The opposite strategy is relationship marketing. The focus is different, the time frame is different, and the tasks are different—just about every aspect of the process is different.
The ultimate goal of relationship marketing is, of course, the sale—but that doesn’t mean it’s the immediate goal.
Salespeople engaged in relationship marketing are focused on the lifetime value of each customer. They strive to build loyal, satisfied, strong, lifelong relationships with customers who will always return to them for the product or service they sell and refer them to others.
Instead of BOGO deals, coupons, and a focus on the quick win, relationship marketers offer more lasting value in the form of education and entertainment—blogs, podcasts, and ongoing assistance, for example.
They nurture customer relationships like they would any other meaningful relationship—they’ll recognize birthdays and other special occasions, socialize at organized customer events, and call or drop by to say hello. And they’ll be patient, knowing that the relationship may not produce a sale for months or years.
Examples of companies using relationship marketing include Starbucks, American Express, Dollar Shave Club, and Southwest Airlines.
In real estate, a client may purchase a home and not buy another for many years. Relationship marketing seems like the natural way to continue to stay in touch and top of mind in the intervening years.
Opposites sometimes attract
While transactional and relationship marketing couldn’t be more different in nearly every aspect of their respective strategies, that doesn’t mean their use is mutually exclusive.
After an initial transaction, there are ample ways and opportunities to build a relationship that encourages first-time customers to become repeat customers.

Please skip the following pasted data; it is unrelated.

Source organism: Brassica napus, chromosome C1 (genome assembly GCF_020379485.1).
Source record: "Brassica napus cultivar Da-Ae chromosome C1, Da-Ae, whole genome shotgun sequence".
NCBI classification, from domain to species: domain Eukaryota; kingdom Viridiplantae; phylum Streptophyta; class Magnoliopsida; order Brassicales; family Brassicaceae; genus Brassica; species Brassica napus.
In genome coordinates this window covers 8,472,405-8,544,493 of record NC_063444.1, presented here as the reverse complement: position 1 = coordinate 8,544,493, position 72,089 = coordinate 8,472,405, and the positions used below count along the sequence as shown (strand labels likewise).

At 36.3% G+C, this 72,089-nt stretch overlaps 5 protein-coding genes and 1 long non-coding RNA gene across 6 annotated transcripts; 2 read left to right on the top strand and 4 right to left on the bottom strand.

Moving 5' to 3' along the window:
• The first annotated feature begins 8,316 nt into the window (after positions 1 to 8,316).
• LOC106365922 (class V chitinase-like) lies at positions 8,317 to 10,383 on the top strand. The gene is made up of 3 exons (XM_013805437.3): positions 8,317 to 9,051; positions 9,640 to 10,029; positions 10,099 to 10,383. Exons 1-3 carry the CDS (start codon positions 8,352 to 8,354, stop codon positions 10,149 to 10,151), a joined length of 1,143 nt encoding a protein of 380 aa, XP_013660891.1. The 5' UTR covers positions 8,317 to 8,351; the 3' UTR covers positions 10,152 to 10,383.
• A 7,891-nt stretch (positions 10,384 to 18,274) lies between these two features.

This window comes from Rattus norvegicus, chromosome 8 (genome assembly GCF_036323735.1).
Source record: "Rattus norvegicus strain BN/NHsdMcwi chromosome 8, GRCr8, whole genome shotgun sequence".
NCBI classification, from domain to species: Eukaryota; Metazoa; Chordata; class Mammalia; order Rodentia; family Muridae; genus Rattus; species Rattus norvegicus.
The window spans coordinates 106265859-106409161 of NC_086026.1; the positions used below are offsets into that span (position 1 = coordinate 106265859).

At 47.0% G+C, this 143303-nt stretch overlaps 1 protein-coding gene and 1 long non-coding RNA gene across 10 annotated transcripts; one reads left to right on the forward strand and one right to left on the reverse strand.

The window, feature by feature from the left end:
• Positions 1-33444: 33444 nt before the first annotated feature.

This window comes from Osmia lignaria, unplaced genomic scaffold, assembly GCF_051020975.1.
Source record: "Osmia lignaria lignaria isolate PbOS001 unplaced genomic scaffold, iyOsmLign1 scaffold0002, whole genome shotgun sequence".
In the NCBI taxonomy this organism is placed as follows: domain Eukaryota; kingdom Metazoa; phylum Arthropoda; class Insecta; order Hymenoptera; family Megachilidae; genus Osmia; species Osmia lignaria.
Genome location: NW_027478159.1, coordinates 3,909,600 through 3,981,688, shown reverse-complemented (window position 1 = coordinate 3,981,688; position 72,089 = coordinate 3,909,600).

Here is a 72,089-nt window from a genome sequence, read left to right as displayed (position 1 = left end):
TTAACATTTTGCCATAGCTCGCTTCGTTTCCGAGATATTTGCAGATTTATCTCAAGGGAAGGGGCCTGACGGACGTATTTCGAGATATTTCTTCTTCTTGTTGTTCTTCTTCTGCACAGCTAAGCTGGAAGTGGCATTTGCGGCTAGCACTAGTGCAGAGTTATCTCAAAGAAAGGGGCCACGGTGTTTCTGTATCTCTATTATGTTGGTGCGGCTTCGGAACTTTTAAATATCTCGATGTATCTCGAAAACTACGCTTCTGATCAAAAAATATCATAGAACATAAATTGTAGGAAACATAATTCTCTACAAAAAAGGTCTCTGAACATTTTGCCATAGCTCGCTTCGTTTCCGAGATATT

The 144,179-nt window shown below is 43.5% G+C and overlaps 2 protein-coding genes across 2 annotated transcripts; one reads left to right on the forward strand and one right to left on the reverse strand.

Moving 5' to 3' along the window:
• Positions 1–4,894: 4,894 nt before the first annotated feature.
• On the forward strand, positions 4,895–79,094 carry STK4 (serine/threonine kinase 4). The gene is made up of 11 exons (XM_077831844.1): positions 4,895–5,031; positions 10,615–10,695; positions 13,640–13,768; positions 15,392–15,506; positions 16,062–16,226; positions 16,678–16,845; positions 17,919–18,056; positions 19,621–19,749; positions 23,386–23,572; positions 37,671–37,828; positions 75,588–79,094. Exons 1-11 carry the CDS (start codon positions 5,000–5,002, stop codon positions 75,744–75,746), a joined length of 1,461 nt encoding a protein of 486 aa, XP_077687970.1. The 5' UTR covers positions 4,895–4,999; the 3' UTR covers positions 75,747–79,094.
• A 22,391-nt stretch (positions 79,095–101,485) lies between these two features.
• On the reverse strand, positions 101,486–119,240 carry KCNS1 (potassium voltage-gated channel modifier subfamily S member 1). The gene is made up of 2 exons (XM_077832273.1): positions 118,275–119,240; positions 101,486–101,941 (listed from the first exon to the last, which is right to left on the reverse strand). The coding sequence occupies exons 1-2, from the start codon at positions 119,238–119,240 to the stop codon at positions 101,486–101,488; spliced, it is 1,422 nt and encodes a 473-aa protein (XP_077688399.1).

Similarly, longstanding clients might easily be persuaded to make another purchase because of the trust they have for “their” salesperson.
But what happens on both sides of the marketing strategy tracks is that salespeople, including real estate agents, forget that a truly successful, long-term career means using the tactics of both strategies:
- Relationship marketers need to remember that they can’t settle for being everyone’s best friend. They also need to educate their spheres, keep them informed, demonstrate their expertise, provide value, and stay in consistent contact.
- Transactional marketers need to remember that sales are made easier if they can find motivated buyers who they can actually help. Helping solve a genuine problem or fulfill a need is the foundation of most sales relationships. If they do it once for a customer and then keep in touch with that customer, they can probably do it again.
Whichever strategy fits you best, don’t forget the elements of the other. All marketers need to fully understand their clients, provide a positive client experience, and offer value. Whether you do that over one transaction or over many years, you need to do the respective work of each if you’re going to succeed.